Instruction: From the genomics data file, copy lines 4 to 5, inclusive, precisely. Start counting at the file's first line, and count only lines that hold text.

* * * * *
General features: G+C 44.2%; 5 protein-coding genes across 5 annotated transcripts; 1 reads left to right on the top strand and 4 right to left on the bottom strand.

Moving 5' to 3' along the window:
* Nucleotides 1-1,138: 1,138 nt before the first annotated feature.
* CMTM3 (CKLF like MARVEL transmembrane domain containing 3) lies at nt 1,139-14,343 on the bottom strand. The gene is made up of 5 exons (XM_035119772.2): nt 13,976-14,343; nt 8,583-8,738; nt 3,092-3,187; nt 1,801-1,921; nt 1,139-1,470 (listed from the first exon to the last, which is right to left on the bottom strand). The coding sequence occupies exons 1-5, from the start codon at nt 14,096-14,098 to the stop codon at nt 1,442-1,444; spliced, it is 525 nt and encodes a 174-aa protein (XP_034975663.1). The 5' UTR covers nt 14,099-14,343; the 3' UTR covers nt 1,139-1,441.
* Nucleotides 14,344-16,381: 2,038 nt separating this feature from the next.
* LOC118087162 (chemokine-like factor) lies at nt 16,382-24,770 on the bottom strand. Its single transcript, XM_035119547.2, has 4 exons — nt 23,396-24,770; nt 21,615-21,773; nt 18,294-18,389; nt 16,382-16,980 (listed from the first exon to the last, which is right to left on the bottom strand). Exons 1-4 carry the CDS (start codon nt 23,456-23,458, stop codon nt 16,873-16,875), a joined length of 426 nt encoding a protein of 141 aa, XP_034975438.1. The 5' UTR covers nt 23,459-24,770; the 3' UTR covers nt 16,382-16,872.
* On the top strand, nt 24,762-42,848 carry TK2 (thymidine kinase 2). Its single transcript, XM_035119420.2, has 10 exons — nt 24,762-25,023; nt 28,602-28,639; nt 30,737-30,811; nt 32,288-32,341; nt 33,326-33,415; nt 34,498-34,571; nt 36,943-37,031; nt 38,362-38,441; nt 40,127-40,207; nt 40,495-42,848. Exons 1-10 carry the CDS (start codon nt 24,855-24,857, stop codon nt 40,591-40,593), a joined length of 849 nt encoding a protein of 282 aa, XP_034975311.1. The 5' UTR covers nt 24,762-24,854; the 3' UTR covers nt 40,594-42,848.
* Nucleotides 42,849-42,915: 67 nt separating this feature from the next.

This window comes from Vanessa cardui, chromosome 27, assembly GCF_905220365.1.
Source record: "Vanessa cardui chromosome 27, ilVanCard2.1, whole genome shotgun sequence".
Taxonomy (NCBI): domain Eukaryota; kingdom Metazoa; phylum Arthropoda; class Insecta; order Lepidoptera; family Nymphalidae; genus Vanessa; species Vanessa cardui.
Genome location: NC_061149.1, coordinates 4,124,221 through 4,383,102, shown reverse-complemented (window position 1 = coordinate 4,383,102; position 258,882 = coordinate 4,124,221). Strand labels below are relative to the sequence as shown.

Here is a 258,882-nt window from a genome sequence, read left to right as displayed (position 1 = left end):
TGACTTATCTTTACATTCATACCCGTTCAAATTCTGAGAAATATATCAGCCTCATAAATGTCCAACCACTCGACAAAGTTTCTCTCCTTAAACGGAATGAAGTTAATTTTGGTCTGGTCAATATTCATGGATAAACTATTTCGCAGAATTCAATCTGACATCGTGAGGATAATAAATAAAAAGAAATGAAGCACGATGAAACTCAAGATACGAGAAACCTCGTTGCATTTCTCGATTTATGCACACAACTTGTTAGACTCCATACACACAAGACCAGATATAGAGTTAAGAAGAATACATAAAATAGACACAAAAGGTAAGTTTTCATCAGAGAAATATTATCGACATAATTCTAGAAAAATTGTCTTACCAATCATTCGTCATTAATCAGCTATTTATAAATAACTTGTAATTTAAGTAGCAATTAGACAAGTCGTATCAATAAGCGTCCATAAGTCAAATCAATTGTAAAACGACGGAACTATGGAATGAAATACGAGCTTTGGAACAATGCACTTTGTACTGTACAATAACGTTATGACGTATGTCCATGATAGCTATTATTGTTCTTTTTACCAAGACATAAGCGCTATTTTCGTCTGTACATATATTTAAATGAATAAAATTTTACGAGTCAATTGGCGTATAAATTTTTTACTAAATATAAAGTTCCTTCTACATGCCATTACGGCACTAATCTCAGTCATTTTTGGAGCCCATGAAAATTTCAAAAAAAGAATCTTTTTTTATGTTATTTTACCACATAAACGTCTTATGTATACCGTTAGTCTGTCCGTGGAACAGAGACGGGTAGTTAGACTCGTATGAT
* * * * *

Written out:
* CMTM3 (CKLF like MARVEL transmembrane domain containing 3) lies at nt 1,139-14,343 on the bottom strand. The gene is made up of 5 exons (XM_035119772.2): nt 13,976-14,343; nt 8,583-8,738; nt 3,092-3,187; nt 1,801-1,921; nt 1,139-1,470 (listed from the first exon to the last, which is right to left on the bottom strand). The coding sequence occupies exons 1-5, from the start codon at nt 14,096-14,098 to the stop codon at nt 1,442-1,444; spliced, it is 525 nt and encodes a 174-aa protein (XP_034975663.1). The 5' UTR covers nt 14,099-14,343; the 3' UTR covers nt 1,139-1,441.
* Nucleotides 14,344-16,381: 2,038 nt separating this feature from the next.